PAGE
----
I often find myself doing commands like this

cd ../../../../../

Is there a shortcut I can use that will cd ../ n times?


No, there is no existing command for this, but it is trivial to write one. Add these lines to your ~/.bashrc file (thanks to D. Ben Knoble for pointing out that the variable should be local):

function ncd(){
  local path=""
  for ((i=1;i<=$1;i++)); do
  echo "Moving to $path" >&2
  cd "$path"

Save the file, open a new terminal, and you can now move N directories up using ncd N. For example:

$ pwd
$ ncd 5
Moving to ../../../../../
$ pwd
$ ncd 2
Moving to ../../
$ pwd

Coming from the Windows world, Alt + Up Arrow navigates to the parent directory in Windows Explorer. So I made something like this in ~/.inputrc:

"\33\33[A": "cd ..\n"

then pressing Alt + Up Arrow moves to the parent directory in the terminal. You have to press multiple times of course to move higher, but I have found it to be very fast. Also you can change the shortcut to your liking.

  • 1
    Thanks. Quite a nice solution – Mike Seeds Jan 11 '20 at 23:51

You can easily create aliases or shell functions to perform the given task. I personally use these:

alias ..='cd ..'
alias ...='cd ../..'
alias ....='cd ../../..'

and so on, manually defined for up to many-many dots in my .bashrc.

A shell function could instead easily take a numeric parameter, and execute cd .. in a loop that many times.


Similar to @terdon's answer, with slightly more natural usage and output:

# go up
up() {
  local count="${1:-1}"
  local path=../
  while (( --count > 0 )) ; do
  echo "cd -- $path"
  cd -- "$path"

This defines a function up, which has the following properties:

  • up n will go up n directories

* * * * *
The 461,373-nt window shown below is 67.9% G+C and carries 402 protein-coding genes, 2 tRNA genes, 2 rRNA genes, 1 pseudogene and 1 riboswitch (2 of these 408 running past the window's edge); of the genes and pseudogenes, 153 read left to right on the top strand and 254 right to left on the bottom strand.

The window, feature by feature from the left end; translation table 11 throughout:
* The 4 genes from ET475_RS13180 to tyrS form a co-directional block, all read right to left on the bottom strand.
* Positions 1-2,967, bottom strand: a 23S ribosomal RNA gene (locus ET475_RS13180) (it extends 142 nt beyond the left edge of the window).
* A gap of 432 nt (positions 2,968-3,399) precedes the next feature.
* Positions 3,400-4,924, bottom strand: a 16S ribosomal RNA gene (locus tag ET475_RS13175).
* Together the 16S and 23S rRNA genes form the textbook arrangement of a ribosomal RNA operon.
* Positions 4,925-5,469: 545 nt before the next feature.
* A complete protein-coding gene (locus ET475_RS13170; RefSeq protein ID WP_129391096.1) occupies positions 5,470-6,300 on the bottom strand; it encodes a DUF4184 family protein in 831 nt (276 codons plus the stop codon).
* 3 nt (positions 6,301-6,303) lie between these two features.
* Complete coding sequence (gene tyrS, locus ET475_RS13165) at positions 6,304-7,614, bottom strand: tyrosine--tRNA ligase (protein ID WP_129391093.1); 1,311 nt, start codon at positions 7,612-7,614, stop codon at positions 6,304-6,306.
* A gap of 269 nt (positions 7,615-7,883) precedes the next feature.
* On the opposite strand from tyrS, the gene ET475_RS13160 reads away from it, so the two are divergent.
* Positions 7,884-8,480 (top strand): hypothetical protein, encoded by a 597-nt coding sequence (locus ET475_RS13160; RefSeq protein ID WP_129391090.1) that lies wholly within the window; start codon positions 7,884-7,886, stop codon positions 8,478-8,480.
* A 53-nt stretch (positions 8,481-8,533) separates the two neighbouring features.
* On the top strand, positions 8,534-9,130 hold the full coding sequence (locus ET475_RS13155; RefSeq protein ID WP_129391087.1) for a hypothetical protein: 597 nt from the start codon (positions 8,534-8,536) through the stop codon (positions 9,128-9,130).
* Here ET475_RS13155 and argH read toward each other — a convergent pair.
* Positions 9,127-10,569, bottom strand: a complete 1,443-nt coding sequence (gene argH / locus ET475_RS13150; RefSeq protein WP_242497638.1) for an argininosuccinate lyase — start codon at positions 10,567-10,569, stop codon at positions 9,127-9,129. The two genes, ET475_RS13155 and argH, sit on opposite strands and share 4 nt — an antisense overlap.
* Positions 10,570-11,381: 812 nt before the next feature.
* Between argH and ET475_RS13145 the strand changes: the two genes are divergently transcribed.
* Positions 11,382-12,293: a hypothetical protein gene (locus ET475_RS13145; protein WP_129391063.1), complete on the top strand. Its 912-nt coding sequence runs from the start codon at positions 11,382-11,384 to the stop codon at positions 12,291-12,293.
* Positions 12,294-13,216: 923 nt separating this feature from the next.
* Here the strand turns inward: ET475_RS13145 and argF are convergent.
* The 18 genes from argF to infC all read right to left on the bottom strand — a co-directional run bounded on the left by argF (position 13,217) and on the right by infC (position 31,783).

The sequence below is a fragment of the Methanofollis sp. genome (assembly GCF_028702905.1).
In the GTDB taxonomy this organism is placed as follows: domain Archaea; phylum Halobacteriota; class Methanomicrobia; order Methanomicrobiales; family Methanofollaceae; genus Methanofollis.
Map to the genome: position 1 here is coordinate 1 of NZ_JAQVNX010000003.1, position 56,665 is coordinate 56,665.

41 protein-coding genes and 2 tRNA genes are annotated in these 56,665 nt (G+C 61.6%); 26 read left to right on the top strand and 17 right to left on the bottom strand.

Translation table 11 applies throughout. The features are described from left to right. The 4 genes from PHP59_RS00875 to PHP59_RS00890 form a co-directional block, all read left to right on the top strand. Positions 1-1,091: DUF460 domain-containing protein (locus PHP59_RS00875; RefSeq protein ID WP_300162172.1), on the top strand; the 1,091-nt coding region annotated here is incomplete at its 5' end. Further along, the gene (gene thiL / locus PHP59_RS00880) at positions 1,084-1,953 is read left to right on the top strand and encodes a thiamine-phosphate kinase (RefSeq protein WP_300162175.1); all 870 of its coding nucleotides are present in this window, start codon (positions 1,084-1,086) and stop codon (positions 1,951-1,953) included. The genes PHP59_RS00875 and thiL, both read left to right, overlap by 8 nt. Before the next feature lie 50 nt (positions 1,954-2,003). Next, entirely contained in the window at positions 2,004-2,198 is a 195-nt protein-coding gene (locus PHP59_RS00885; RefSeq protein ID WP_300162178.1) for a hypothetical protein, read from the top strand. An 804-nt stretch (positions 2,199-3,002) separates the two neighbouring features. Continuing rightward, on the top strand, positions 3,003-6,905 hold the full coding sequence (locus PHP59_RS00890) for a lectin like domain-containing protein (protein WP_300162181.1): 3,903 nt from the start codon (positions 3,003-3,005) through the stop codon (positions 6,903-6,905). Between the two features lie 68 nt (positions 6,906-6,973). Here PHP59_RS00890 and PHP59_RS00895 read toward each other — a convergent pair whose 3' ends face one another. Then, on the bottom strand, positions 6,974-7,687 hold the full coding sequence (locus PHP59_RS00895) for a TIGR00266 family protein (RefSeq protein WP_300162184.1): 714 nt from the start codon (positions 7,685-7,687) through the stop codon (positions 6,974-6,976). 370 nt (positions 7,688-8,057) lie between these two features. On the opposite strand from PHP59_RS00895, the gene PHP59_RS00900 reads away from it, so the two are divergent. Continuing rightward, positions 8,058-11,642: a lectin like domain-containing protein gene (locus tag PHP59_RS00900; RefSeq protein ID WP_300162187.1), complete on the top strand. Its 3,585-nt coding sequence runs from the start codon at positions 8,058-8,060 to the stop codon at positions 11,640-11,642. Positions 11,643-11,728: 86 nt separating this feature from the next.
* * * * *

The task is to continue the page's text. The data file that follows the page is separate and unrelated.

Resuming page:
• up will go up exactly one directory (i.e., the default for n is 1)
  • output mimics that when using shopt -s autocd (hence the --, which are technically unnecessary)
  • as before, OLDPWD is set correctly to the current value of PWD, rather than one of the intermediate directories. This means that up 5; cd - works as expected.
  • Similar? That's the same, only more confusing. – rexkogitans Jan 12 '20 at 13:48
  • 1
    I guess "torek" is me? :) Your addition of local makes a lot of sense, I should have thought of that myself! Then, you are defaulting to cd ../ when no input is passed, which is also good, but you don't actually explain any of these benefits, so they aren't obvious to the novice. The -- is pointless since you know the argument will always be a variation of ../. And you could simplify to while (( --count > 0 )) ; do to avoid the needless repetition of (( count-- )). But this is indeed a better version than mine, it's a shame you don't point out the benefits. – terdon Jan 12 '20 at 14:16
  • @terdon eek! Sorry I was thinking of torek, who i see in tag:git a lot. Updates coming eventually. – D. Ben Knoble Jan 12 '20 at 15:53
  • @rexkogitans what's confusing? I'd love to know to increase the readability. – D. Ben Knoble Jan 12 '20 at 16:47
  • I admit that a function should declare all variables as local. My point in saying it's more confusing is - maybe subjective: for is more readable than while with a predecrement. Also, what does ${1:-1} do? If i did not oversee something, that's the same as just $1. I would also quote everything, like path="${path}../". – rexkogitans Jan 13 '20 at 8:10

Using the printf hack:

function updir(){
    cd $(printf '../%.0s' {1..$1})

E.G. updir 5 will move you up 5 directories.

  • 2
    Yes, very clever ! The 0 also can be dropped, so printf '../%.s' works just as well – Sergiy Kolodyazhnyy Jan 13 '20 at 8:07

Another possibility to consider is physically sending the keys if you have xdotool:

xdotool type ../

Assign it to a keyboard hotkey through Keyboard -> Shortcuts dialog. Then you can press the hotkey a required number of times.


If you use zsh you can use repeat:

repeat 5 { cd ..}
  • 1
    In [t]csh, repeat 5 cd .. works. (I can’t figure out how to get it to work with braces.) – G-Man Says 'Reinstate Monica' Jan 12 '20 at 4:09

In Zsh, you can simply add a single dot per level, i.e.

  • cd ... equals to cd ../.. and
  • cd ...... equals to cd ../../../../..

Unfortunately, this cannot be used together with other path components, i.e. commands like

cd ...../foo

don’t work.

See also more tips on the cd command in Zsh.


I have used this for years:

alias up=" cd .."
alias up2="cd ../.."
alias up3="cd ../../.."
alias up4="cd ../../../.."
alias up5="cd ../../../../.."
alias up6="cd ../../../../../.."
alias up7="cd ../../../../../../.."
alias up8="cd ../../../../../../../.."
alias up9="cd ../../../../../../../../.."

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